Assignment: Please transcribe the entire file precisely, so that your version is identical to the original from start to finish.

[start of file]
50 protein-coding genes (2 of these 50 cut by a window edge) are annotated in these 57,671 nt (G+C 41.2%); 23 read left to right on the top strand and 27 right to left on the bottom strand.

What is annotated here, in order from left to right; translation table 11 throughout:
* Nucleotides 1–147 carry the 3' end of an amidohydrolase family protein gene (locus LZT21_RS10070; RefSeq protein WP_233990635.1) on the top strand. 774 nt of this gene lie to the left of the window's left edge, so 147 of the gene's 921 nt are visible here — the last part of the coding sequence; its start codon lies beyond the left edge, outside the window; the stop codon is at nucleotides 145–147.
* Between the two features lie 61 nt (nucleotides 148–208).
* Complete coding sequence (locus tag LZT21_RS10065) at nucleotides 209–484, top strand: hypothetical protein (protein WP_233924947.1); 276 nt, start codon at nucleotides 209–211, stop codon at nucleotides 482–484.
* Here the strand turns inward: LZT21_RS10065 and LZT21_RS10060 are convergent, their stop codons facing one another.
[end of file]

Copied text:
50 protein-coding genes (2 of these 50 cut by a window edge) are annotated in these 57,671 nt (G+C 41.2%); 23 read left to right on the top strand and 27 right to left on the bottom strand.

What is annotated here, in order from left to right; translation table 11 throughout:
* Nucleotides 1–147 carry the 3' end of an amidohydrolase family protein gene (locus LZT21_RS10070; RefSeq protein WP_233990635.1) on the top strand. 774 nt of this gene lie to the left of the window's left edge, so 147 of the gene's 921 nt are visible here — the last part of the coding sequence; its start codon lies beyond the left edge, outside the window; the stop codon is at nucleotides 145–147.
* Between the two features lie 61 nt (nucleotides 148–208).
* Complete coding sequence (locus tag LZT21_RS10065) at nucleotides 209–484, top strand: hypothetical protein (protein WP_233924947.1); 276 nt, start codon at nucleotides 209–211, stop codon at nucleotides 482–484.
* Here the strand turns inward: LZT21_RS10065 and LZT21_RS10060 are convergent, their stop codons facing one another.